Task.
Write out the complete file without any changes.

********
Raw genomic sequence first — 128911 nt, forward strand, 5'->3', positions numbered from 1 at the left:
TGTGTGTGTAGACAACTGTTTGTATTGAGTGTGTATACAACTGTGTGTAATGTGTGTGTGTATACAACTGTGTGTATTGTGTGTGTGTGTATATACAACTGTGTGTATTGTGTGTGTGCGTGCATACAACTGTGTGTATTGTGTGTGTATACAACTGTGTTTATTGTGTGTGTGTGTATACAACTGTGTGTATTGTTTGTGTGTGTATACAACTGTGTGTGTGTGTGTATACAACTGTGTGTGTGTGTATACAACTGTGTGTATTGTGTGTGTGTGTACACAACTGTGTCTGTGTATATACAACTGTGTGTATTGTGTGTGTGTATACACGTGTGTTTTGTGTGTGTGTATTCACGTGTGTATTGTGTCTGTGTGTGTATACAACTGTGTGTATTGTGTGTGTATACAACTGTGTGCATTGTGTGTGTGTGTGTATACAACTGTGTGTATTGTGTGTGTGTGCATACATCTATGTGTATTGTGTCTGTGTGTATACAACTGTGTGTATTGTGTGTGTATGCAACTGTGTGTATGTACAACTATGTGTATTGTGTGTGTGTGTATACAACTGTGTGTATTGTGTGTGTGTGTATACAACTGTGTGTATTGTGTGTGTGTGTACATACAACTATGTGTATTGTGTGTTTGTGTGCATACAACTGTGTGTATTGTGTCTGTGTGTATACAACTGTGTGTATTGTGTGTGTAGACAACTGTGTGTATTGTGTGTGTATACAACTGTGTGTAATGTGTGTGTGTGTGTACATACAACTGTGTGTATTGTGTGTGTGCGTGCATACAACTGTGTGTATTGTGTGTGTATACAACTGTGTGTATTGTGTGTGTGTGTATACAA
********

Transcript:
Raw genomic sequence first — 128911 nt, forward strand, 5'->3', positions numbered from 1 at the left:
TGTGTGTGTAGACAACTGTTTGTATTGAGTGTGTATACAACTGTGTGTAATGTGTGTGTGTATACAACTGTGTGTATTGTGTGTGTGTGTATATACAACTGTGTGTATTGTGTGTGTGCGTGCATACAACTGTGTGTATTGTGTGTGTATACAACTGTGTTTATTGTGTGTGTGTGTATACAACTGTGTGTATTGTTTGTGTGTGTATACAACTGTGTGTGTGTGTGTATACAACTGTGTGTGTGTGTATACAACTGTGTGTATTGTGTGTGTGTGTACACAACTGTGTCTGTGTATATACAACTGTGTGTATTGTGTGTGTGTATACACGTGTGTTTTGTGTGTGTGTATTCACGTGTGTATTGTGTCTGTGTGTGTATACAACTGTGTGTATTGTGTGTGTATACAACTGTGTGCATTGTGTGTGTGTGTGTATACAACTGTGTGTATTGTGTGTGTGTGCATACATCTATGTGTATTGTGTCTGTGTGTATACAACTGTGTGTATTGTGTGTGTATGCAACTGTGTGTATGTACAACTATGTGTATTGTGTGTGTGTGTATACAACTGTGTGTATTGTGTGTGTGTGTATACAACTGTGTGTATTGTGTGTGTGTGTACATACAACTATGTGTATTGTGTGTTTGTGTGCATACAACTGTGTGTATTGTGTCTGTGTGTATACAACTGTGTGTATTGTGTGTGTAGACAACTGTGTGTATTGTGTGTGTATACAACTGTGTGTAATGTGTGTGTGTGTGTACATACAACTGTGTGTATTGTGTGTGTGCGTGCATACAACTGTGTGTATTGTGTGTGTATACAACTGTGTGTATTGTGTGTGTGTGTATACAA